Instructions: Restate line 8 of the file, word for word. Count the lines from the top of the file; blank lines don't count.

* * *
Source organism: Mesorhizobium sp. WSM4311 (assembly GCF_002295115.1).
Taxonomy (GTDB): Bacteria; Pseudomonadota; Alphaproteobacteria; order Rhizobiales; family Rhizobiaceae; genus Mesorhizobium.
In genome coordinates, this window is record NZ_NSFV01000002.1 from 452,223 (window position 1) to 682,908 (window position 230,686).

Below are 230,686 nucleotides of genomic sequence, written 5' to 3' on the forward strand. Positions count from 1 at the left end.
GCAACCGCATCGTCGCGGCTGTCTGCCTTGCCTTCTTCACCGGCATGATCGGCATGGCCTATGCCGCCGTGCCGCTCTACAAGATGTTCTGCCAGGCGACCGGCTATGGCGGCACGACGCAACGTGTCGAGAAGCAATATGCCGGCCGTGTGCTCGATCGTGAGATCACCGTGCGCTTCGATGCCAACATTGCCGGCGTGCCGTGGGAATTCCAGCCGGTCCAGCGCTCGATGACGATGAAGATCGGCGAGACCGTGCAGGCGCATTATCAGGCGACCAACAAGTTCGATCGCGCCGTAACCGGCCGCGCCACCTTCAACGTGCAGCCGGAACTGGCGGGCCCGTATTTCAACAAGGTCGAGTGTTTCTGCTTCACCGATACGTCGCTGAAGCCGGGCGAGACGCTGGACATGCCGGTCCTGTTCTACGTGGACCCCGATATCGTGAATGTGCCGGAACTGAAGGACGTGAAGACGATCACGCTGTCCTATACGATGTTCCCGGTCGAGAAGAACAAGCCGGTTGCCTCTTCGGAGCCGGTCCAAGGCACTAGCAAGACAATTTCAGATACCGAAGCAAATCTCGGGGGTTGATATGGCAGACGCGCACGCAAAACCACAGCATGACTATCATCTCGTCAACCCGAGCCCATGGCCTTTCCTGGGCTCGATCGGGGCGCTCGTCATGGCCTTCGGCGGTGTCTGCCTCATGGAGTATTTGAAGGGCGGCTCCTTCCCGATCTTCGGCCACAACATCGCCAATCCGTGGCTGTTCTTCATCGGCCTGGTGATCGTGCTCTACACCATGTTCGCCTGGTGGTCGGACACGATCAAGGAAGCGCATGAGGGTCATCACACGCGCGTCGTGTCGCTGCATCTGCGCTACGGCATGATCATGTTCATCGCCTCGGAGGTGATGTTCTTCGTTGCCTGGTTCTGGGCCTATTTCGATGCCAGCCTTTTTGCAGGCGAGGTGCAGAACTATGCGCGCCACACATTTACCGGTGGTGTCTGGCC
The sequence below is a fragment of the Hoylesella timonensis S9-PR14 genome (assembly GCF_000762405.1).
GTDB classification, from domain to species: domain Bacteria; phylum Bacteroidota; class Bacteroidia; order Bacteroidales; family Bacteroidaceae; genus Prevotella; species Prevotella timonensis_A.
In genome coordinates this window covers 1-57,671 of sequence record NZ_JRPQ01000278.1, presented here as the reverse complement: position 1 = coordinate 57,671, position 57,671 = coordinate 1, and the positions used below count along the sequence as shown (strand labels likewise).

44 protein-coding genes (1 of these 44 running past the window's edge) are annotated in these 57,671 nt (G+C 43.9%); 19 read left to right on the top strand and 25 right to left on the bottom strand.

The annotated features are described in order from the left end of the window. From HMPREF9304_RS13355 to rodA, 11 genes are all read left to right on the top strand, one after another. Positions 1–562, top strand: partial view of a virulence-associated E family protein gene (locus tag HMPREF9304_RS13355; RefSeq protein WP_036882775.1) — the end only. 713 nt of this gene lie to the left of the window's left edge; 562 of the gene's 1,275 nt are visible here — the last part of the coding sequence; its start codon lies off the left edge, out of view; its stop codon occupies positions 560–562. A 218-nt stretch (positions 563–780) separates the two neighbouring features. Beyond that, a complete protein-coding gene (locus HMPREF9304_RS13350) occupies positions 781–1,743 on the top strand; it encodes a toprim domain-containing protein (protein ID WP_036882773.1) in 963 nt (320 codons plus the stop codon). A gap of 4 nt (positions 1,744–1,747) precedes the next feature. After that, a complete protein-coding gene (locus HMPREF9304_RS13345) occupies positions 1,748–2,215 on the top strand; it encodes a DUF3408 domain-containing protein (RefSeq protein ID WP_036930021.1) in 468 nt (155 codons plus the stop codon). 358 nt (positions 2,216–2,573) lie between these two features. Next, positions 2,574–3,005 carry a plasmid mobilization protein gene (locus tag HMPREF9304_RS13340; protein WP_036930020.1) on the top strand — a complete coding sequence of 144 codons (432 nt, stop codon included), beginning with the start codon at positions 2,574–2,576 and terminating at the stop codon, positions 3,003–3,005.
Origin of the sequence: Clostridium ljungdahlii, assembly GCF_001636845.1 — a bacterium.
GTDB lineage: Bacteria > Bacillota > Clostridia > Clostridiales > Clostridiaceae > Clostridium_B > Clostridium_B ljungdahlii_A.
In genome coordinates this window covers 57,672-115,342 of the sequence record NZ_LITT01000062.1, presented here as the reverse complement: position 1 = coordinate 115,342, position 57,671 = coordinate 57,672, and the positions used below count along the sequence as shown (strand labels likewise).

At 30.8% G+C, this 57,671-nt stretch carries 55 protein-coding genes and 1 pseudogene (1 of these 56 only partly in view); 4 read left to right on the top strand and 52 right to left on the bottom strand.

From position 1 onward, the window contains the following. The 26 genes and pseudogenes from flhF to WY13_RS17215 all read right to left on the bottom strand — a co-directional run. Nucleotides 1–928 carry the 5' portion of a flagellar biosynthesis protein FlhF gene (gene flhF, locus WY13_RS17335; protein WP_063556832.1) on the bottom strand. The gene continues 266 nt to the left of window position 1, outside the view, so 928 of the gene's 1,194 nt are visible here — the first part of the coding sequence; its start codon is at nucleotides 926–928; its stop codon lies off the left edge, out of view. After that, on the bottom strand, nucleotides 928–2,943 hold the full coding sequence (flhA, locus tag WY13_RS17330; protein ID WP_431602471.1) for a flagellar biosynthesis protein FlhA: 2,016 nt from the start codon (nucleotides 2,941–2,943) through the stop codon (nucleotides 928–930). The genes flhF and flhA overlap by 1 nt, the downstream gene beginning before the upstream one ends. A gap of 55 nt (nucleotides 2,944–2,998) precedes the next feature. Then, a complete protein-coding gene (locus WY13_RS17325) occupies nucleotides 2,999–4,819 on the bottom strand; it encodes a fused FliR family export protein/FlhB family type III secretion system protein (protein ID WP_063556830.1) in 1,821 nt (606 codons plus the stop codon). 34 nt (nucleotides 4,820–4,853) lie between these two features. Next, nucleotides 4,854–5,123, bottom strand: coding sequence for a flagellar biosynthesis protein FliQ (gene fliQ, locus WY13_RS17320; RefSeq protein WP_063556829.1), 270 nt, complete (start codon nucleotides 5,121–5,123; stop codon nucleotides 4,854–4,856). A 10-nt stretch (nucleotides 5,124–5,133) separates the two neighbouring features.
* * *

In genome coordinates this window covers 1-57,671 of sequence record NZ_JRPQ01000278.1, presented here as the reverse complement: position 1 = coordinate 57,671, position 57,671 = coordinate 1, and the positions used below count along the sequence as shown (strand labels likewise).